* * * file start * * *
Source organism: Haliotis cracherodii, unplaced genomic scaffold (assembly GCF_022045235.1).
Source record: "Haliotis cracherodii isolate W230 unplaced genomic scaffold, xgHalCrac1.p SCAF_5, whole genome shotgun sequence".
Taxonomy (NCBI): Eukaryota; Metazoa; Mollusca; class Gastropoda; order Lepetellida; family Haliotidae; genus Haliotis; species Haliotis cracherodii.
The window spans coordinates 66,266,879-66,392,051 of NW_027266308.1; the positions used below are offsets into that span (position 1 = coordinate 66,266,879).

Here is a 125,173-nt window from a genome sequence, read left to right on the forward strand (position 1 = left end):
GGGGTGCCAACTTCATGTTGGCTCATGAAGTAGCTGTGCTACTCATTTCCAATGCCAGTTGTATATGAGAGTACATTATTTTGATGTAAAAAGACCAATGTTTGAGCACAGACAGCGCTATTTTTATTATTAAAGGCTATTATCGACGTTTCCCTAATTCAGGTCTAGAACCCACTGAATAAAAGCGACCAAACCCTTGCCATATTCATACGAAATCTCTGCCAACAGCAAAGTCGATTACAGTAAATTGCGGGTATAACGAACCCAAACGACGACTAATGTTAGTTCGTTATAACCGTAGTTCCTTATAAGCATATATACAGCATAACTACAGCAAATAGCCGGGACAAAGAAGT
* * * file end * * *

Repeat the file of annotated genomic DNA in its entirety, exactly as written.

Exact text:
Source organism: Haliotis cracherodii, unplaced genomic scaffold (assembly GCF_022045235.1).
Source record: "Haliotis cracherodii isolate W230 unplaced genomic scaffold, xgHalCrac1.p SCAF_5, whole genome shotgun sequence".
Taxonomy (NCBI): Eukaryota; Metazoa; Mollusca; class Gastropoda; order Lepetellida; family Haliotidae; genus Haliotis; species Haliotis cracherodii.
The window spans coordinates 66,266,879-66,392,051 of NW_027266308.1; the positions used below are offsets into that span (position 1 = coordinate 66,266,879).

Here is a 125,173-nt window from a genome sequence, read left to right on the forward strand (position 1 = left end):
GGGGTGCCAACTTCATGTTGGCTCATGAAGTAGCTGTGCTACTCATTTCCAATGCCAGTTGTATATGAGAGTACATTATTTTGATGTAAAAAGACCAATGTTTGAGCACAGACAGCGCTATTTTTATTATTAAAGGCTATTATCGACGTTTCCCTAATTCAGGTCTAGAACCCACTGAATAAAAGCGACCAAACCCTTGCCATATTCATACGAAATCTCTGCCAACAGCAAAGTCGATTACAGTAAATTGCGGGTATAACGAACCCAAACGACGACTAATGTTAGTTCGTTATAACCGTAGTTCCTTATAAGCATATATACAGCATAACTACAGCAAATAGCCGGGACAAAGAAGT